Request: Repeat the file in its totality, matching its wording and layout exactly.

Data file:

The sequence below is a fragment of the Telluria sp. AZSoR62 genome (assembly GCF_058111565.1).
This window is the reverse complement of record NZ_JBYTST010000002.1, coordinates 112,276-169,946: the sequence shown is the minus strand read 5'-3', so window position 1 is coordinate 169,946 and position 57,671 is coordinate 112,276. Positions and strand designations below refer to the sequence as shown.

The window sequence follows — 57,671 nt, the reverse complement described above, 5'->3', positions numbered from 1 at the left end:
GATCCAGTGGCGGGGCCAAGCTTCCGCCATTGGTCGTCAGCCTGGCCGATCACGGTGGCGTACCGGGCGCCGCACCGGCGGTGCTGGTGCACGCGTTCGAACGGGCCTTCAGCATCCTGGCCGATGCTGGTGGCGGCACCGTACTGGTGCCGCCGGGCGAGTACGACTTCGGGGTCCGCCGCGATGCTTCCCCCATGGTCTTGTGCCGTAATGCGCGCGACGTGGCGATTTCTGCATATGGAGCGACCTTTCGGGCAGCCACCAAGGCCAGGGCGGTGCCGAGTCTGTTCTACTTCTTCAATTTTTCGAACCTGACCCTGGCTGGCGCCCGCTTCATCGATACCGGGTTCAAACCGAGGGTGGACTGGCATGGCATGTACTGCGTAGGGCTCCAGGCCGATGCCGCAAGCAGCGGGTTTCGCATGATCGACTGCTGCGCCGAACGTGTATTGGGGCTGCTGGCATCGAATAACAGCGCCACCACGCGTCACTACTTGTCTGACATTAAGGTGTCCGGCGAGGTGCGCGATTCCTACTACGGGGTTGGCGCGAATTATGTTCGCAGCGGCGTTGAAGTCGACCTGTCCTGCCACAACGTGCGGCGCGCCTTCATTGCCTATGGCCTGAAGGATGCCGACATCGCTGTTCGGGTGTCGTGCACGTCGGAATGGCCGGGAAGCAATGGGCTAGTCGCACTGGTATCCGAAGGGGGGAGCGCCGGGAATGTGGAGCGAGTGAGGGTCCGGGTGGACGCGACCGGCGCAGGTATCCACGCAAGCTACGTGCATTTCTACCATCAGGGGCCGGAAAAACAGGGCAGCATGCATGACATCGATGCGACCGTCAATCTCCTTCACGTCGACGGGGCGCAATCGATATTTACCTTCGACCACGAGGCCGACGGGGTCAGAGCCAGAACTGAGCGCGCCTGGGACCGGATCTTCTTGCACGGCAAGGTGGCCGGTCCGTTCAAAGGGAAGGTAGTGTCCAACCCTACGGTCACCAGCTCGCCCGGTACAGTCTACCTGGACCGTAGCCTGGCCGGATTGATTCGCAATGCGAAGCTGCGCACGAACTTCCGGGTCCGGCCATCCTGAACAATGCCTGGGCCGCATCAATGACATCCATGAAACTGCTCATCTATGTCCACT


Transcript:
The sequence below is a fragment of the Telluria sp. AZSoR62 genome (assembly GCF_058111565.1).
This window is the reverse complement of record NZ_JBYTST010000002.1, coordinates 112,276-169,946: the sequence shown is the minus strand read 5'-3', so window position 1 is coordinate 169,946 and position 57,671 is coordinate 112,276. Positions and strand designations below refer to the sequence as shown.

The window sequence follows — 57,671 nt, the reverse complement described above, 5'->3', positions numbered from 1 at the left end:
GATCCAGTGGCGGGGCCAAGCTTCCGCCATTGGTCGTCAGCCTGGCCGATCACGGTGGCGTACCGGGCGCCGCACCGGCGGTGCTGGTGCACGCGTTCGAACGGGCCTTCAGCATCCTGGCCGATGCTGGTGGCGGCACCGTACTGGTGCCGCCGGGCGAGTACGACTTCGGGGTCCGCCGCGATGCTTCCCCCATGGTCTTGTGCCGTAATGCGCGCGACGTGGCGATTTCTGCATATGGAGCGACCTTTCGGGCAGCCACCAAGGCCAGGGCGGTGCCGAGTCTGTTCTACTTCTTCAATTTTTCGAACCTGACCCTGGCTGGCGCCCGCTTCATCGATACCGGGTTCAAACCGAGGGTGGACTGGCATGGCATGTACTGCGTAGGGCTCCAGGCCGATGCCGCAAGCAGCGGGTTTCGCATGATCGACTGCTGCGCCGAACGTGTATTGGGGCTGCTGGCATCGAATAACAGCGCCACCACGCGTCACTACTTGTCTGACATTAAGGTGTCCGGCGAGGTGCGCGATTCCTACTACGGGGTTGGCGCGAATTATGTTCGCAGCGGCGTTGAAGTCGACCTGTCCTGCCACAACGTGCGGCGCGCCTTCATTGCCTATGGCCTGAAGGATGCCGACATCGCTGTTCGGGTGTCGTGCACGTCGGAATGGCCGGGAAGCAATGGGCTAGTCGCACTGGTATCCGAAGGGGGGAGCGCCGGGAATGTGGAGCGAGTGAGGGTCCGGGTGGACGCGACCGGCGCAGGTATCCACGCAAGCTACGTGCATTTCTACCATCAGGGGCCGGAAAAACAGGGCAGCATGCATGACATCGATGCGACCGTCAATCTCCTTCACGTCGACGGGGCGCAATCGATATTTACCTTCGACCACGAGGCCGACGGGGTCAGAGCCAGAACTGAGCGCGCCTGGGACCGGATCTTCTTGCACGGCAAGGTGGCCGGTCCGTTCAAAGGGAAGGTAGTGTCCAACCCTACGGTCACCAGCTCGCCCGGTACAGTCTACCTGGACCGTAGCCTGGCCGGATTGATTCGCAATGCGAAGCTGCGCACGAACTTCCGGGTCCGGCCATCCTGAACAATGCCTGGGCCGCATCAATGACATCCATGAAACTGCTCATCTATGTCCACT